When the doors opened to Verdant Works in 1833 and the weavers first began to produce Dundee’s famous jute, I wonder if any of those workers would imagine what would happen on those cobbles nearly 200 years later. Did anyone at that point think their lives, their work, their produce would provide inspiration to a collection of Dundonian teenagers to create a show full of dance, puppetry and drama. Because that’s exactly what happened. And Tortoise in a Nutshell got to be part of it.
The show was created by young performers working with ourselves, Dundee Rep Theatre and Scottish Dance Theatre. The show fused scenes from past and present and even reflected on what life may be like in the future. Set within the Verdant Works’ high mill, the young performers took over each little corner with performances and scenes of all shapes and sizes. Jute sacks sprung to life, a suffragette rally enveloped the audience and multimedia displays showed peaks of what life is like for teenagers in the age of social media.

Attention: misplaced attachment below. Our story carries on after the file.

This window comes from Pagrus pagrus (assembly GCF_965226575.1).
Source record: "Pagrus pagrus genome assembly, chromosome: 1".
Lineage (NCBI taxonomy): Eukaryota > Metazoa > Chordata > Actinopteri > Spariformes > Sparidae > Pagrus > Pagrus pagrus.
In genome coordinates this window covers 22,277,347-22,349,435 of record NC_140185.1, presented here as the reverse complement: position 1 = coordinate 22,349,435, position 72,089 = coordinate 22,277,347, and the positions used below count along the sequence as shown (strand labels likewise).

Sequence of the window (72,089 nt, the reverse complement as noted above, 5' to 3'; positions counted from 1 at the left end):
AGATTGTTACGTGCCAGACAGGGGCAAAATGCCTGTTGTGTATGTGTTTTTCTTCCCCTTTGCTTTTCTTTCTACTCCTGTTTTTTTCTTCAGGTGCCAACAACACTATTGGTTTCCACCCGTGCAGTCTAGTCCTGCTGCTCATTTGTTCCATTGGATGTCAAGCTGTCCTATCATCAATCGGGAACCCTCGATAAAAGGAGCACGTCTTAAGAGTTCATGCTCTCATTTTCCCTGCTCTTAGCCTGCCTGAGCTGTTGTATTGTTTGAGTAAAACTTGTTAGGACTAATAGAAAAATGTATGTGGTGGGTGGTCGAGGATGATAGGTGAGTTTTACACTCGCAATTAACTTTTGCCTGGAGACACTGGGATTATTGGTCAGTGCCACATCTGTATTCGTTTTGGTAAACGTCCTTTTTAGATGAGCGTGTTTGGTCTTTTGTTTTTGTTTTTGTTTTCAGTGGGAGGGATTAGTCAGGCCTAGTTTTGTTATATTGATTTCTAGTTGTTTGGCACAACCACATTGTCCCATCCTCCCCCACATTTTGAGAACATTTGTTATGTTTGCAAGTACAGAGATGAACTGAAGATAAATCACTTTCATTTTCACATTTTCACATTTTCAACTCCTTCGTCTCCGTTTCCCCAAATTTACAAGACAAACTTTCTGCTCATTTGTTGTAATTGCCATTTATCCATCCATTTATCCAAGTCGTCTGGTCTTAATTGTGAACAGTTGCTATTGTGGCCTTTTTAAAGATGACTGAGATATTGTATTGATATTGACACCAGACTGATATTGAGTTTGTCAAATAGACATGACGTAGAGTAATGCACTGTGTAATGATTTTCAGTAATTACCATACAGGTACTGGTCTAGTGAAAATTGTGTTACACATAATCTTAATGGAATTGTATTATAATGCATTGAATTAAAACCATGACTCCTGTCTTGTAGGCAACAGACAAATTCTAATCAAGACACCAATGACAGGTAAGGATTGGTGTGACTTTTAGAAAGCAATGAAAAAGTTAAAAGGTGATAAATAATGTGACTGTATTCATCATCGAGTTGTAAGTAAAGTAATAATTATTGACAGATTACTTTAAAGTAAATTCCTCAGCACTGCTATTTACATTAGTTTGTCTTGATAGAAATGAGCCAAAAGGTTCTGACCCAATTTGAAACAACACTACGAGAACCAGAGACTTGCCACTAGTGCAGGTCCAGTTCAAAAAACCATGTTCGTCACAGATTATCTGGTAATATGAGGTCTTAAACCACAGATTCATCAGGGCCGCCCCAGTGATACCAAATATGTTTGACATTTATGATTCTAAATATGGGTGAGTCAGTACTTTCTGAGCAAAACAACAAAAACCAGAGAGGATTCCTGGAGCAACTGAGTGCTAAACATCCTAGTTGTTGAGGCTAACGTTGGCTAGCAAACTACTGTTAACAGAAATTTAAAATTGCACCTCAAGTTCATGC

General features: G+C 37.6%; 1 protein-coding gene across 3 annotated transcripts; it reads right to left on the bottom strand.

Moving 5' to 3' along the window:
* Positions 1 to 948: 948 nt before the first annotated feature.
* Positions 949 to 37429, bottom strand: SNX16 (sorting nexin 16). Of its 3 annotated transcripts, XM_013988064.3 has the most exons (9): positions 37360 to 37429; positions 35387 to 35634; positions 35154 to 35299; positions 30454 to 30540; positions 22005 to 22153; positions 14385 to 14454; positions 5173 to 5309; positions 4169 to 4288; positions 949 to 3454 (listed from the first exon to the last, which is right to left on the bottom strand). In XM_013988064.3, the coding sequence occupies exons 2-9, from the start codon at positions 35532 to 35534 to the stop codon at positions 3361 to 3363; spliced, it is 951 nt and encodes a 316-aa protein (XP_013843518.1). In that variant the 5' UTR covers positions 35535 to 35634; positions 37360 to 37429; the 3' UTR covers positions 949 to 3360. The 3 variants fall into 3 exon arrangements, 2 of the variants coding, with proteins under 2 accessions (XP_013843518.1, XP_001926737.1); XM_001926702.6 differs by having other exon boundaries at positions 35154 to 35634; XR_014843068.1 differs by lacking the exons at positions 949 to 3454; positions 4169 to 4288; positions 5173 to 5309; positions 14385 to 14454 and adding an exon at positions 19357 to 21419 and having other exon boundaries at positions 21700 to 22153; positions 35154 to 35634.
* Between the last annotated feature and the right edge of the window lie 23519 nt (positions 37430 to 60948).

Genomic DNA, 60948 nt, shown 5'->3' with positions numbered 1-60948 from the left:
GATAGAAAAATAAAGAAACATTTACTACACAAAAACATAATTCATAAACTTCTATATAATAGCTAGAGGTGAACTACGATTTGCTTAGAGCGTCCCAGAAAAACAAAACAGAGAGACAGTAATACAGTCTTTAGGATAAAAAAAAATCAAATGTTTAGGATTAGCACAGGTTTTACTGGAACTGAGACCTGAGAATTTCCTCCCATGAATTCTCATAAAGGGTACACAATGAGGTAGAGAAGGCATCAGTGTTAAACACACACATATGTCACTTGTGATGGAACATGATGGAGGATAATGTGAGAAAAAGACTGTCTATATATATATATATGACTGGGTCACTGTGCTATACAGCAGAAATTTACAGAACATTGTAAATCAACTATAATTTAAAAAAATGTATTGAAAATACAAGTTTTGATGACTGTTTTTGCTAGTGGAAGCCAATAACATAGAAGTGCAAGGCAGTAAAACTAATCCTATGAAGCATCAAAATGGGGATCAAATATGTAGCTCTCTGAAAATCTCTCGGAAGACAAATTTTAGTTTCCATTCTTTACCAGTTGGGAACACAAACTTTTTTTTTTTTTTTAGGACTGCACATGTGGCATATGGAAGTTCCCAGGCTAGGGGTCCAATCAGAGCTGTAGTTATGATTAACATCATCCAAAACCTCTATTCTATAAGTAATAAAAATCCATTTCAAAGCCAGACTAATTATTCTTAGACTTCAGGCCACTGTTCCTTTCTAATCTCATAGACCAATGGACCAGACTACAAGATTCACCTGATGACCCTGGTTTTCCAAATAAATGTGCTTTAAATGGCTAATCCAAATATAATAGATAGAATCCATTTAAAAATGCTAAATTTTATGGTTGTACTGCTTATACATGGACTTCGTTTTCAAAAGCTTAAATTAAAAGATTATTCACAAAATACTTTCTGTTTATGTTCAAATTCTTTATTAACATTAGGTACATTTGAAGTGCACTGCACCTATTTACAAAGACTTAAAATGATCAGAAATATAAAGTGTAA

This amazing collection of happenings blended with the permanent exhibitions of the mill. Reflecting on the project, I am continually drawn to the word regeneration. Within our culture, we often talk about this word. Regenerating landscapes or old towns. Regenerating old ideas or even TV sci-fi Doctors (I believe). To regenerate is a process of renewal, restoration and growth. But it doesn’t mean discarding the past, or burying it away. It’s important to celebrate the past, spring board off it and still move forward. An old factory, an old museum shouldn’t be a place of reverence. It should live and breathe, full of energy and life. The young performers brought that in spades.
I imagine very few of the Victorian weavers would have imagined youth theatre performances sprawling over their work place. But would they have seen it as a respectful regeneration of their world? I hope so.